Rain on Black Holes

Urmila Chadayammuri | urmila.chadayammuri@yale.edu January 22, 2017

Rain on Black Holes

Nearly every observed galaxy has a giant black hole at its center. Clues lead us to believe that these monsters, weighing as much a billion suns, consume copious amounts of gas from their environment and occasionally spew-out some of it as powerful jets, bubbles, or heat. How exactly they do this, however, has been a mystery.


“For over half a century, people have simplified supermassive black hole accretion as a smooth spherical inflow of very hot plasma,” said Grant Tremblay, a postdoctoral researcher at Yale. This was not necessarily a bad idea: gas that falls into a gravitational field gets heated up, the stronger the gravity, the higher the temperature. For a dense region like a cluster of galaxies, this temperature is over a hundred million degrees Celsius, ten times the temperature of the Sun’s core. At these temperatures, the gas is mostly ionized, and is called plasma. Since the black hole is at the cluster center, plasma surrounds it on all sides, so it is reasonable to assume that the plasma falls into the black hole from all sides, so warm, spherical accretion sounds like a credible explanation.


But there is another phenomenon to consider, called thermal bremsstrahlung, or “braking radiation.” In hot plasma, electrons zoom freely around until they come close to positively charged ions; then they change trajectories and lose energy. Because of lost energy, hot and dense gases don’t stay hot indefinitely, so no long-term reservoir of warm gas exists to feed a black hole. We can observe the lost energy by measuring the X-ray emissions from galaxy clusters. “The cluster had to lose energy to give us this photon,” said Tremblay. “Every X-ray observation of a galaxy cluster is actually a direct measurement of galaxy cooling.”


In fact, Professor Megan Donahue of Michigan State University, who is a co-author on the paper, explained that the gas near the center of galaxies should actually be cooling rapidly. “The gas near the centers of galaxies is very dense,” she explained. Because the gas is so dense, electrons in the cloud should collide more frequently with positive ions, emitting X-ray radiation and cooling down. The cluster cores should thus be brimming with cold gas, which in turn should form many stars. Instead, astronomers found that the core was mysteriously warm and starless. This discovery motivated theorists to propose a new model, in which central black holes spit energy back into their environment; they named these black holes active galactic nuclei.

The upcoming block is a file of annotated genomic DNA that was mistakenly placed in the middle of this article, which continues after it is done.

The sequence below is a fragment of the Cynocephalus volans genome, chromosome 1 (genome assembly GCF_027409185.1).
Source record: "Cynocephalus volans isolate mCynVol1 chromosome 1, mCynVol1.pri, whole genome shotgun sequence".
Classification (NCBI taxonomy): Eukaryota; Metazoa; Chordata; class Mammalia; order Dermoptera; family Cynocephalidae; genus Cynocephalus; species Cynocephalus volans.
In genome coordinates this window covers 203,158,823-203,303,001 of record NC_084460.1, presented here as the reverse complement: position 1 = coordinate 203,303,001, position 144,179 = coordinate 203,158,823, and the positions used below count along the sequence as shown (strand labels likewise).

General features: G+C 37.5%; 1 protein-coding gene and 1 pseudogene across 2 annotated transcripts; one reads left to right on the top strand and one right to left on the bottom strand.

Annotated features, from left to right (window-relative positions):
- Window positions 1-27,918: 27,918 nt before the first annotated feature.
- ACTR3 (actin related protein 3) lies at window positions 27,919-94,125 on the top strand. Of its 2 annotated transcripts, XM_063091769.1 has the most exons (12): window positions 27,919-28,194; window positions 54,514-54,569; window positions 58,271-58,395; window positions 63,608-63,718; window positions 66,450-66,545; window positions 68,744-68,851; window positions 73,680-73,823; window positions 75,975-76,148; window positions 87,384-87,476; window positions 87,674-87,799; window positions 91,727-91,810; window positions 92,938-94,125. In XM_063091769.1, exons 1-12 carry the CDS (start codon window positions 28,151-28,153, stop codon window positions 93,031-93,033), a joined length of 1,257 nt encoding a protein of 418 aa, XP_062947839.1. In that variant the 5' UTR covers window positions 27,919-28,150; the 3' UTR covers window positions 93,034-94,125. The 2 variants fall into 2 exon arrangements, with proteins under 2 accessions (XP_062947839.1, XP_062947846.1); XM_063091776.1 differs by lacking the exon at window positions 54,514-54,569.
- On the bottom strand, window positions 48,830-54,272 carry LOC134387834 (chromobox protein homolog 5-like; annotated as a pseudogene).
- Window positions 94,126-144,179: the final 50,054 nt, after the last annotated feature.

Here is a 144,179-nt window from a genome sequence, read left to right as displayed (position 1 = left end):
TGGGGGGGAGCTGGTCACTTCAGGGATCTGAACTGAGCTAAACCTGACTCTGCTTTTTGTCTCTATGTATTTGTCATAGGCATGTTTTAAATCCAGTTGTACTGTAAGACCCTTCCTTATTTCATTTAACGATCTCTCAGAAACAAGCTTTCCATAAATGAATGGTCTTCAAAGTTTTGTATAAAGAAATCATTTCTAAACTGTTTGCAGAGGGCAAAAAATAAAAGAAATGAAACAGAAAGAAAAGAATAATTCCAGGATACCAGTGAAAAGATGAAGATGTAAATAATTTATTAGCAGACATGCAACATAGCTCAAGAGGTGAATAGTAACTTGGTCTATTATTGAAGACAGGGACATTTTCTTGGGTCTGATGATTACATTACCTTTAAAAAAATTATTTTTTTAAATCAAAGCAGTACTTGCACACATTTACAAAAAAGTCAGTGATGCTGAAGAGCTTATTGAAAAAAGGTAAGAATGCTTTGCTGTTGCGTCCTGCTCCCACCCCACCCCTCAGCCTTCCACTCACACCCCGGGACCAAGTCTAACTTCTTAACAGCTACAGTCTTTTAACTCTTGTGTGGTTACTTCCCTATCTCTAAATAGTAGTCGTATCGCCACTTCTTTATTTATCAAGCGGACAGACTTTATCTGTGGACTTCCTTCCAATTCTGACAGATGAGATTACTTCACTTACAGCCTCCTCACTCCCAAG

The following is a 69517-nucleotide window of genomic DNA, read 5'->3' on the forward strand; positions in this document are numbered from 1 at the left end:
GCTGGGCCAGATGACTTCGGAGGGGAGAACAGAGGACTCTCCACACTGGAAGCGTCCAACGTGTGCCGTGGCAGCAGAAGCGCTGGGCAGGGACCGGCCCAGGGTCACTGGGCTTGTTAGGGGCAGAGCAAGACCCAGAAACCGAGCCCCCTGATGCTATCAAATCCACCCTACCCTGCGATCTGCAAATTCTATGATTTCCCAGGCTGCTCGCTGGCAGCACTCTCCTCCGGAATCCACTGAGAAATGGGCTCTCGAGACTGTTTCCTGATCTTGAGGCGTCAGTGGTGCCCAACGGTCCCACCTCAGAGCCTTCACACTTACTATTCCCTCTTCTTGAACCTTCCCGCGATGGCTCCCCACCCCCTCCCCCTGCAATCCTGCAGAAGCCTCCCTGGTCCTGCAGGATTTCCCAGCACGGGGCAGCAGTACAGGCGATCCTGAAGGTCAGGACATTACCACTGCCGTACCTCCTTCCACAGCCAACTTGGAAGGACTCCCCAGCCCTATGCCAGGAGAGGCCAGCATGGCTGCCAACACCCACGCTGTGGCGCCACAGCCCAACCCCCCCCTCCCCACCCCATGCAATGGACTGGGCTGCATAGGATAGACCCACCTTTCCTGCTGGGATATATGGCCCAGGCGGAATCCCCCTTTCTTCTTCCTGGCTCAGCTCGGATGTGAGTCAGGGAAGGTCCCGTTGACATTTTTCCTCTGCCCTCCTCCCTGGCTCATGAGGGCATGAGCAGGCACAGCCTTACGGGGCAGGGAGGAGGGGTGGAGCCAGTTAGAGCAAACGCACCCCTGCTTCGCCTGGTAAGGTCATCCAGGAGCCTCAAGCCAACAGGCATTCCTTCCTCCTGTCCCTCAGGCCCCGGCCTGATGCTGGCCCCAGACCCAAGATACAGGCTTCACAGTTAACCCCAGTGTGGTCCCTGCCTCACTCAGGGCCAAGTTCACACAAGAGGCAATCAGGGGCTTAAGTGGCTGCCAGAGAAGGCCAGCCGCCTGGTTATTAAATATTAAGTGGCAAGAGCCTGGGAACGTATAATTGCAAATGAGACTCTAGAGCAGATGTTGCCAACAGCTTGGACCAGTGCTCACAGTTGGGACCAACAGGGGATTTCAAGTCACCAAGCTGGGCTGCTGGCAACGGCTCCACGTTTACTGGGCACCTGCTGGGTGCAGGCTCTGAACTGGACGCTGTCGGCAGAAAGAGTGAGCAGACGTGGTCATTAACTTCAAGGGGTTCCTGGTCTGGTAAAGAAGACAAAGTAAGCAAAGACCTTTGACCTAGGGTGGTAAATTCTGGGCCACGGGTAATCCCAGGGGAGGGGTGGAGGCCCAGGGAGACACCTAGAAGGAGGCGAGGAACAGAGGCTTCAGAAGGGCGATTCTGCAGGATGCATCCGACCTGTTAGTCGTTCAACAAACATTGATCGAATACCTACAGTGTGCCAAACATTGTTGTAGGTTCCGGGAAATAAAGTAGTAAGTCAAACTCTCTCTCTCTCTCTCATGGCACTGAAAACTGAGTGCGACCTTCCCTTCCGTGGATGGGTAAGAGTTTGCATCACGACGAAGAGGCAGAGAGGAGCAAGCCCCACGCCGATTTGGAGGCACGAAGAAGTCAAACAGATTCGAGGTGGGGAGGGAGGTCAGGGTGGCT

So if hot gas doesn’t feed black holes, what does? Donahue says the key is realizing that not all gas is the same, neither uniformly warm nor uniformly cold gas feeds the black hole. Instead, cold clouds precipitate out of the warm gas, and these clouds can then rain down on the black hole. “It’s like this big rain cloud that can produce raindrops that cool very rapidly,” said Donahue. Just as raindrops falling through the Earth’s atmosphere don’t heat up and evaporate, so too can the cold clouds maintain their structure all the way from where they formed to the cluster core. Donahue’s team designed the model by observing galaxy clusters, but could not detect the drops —until now.


In a paper published in Nature this June, the team reported observing the elusive drops from the Atacama Large Millimeter Array (ALMA), a collection of telescopes located in the Atacama Desert. ALMA can accurately measure the position and velocity of celestial objects. The telescope’s resolution is so fine it could see a dime held up in New Haven from where it stands in Chile. Working off of Donahue’s idea that the cold and warm gas lived together, the team tried to observe the cold, star-forming gas in the galaxy cluster Abell 2597.


The supermassive black hole in the center of this galaxy accumulates a lot of matter, but can only do so at a limited rate. The remaining material settles in a large disk around the black hole. Different layers of this rotating disk generate friction as they rub against each other, releasing light and heat. The center of the galaxy cluster should have been bright as a light bulb, but was obscured by a shadow. These shadows were cast by the elusive cold gas clumps, which absorb certain wavelengths of light. “This is one of the first really big pieces of unambiguous evidence for cold molecular clouds that are falling towards a supermassive black hole,” says Tremblay.


The clouds absorbed different wavelengths of light depending on how fast they were moving relative to the black hole. Tremblay was thus able to determine that the clouds were descending towards the black hole at about 67,000 miles an hour. “These things are basically on ballistic trajectories falling towards the black hole,” said Tremblay.


This Nature paper is just the first step towards answering broader questions. How is cold, star-forming gas distributed in galaxies? How is this process shaped by active galactic nuclei? Donahue’s research demonstrated that this gas exists in little clouds, but there’s one last fascinating detail – the clouds themselves are arranged in extended filaments, as long as the cluster itself.


Tremblay thinks pasta is a better analogy for the underlying physics. After the first round of cold gas falls into the black hole, the galactic nucleus releases jets and bubbles of energy. These bubbles, he says, “drag cold gas out of the center of the galaxy, like pulling spaghetti out of hot water.”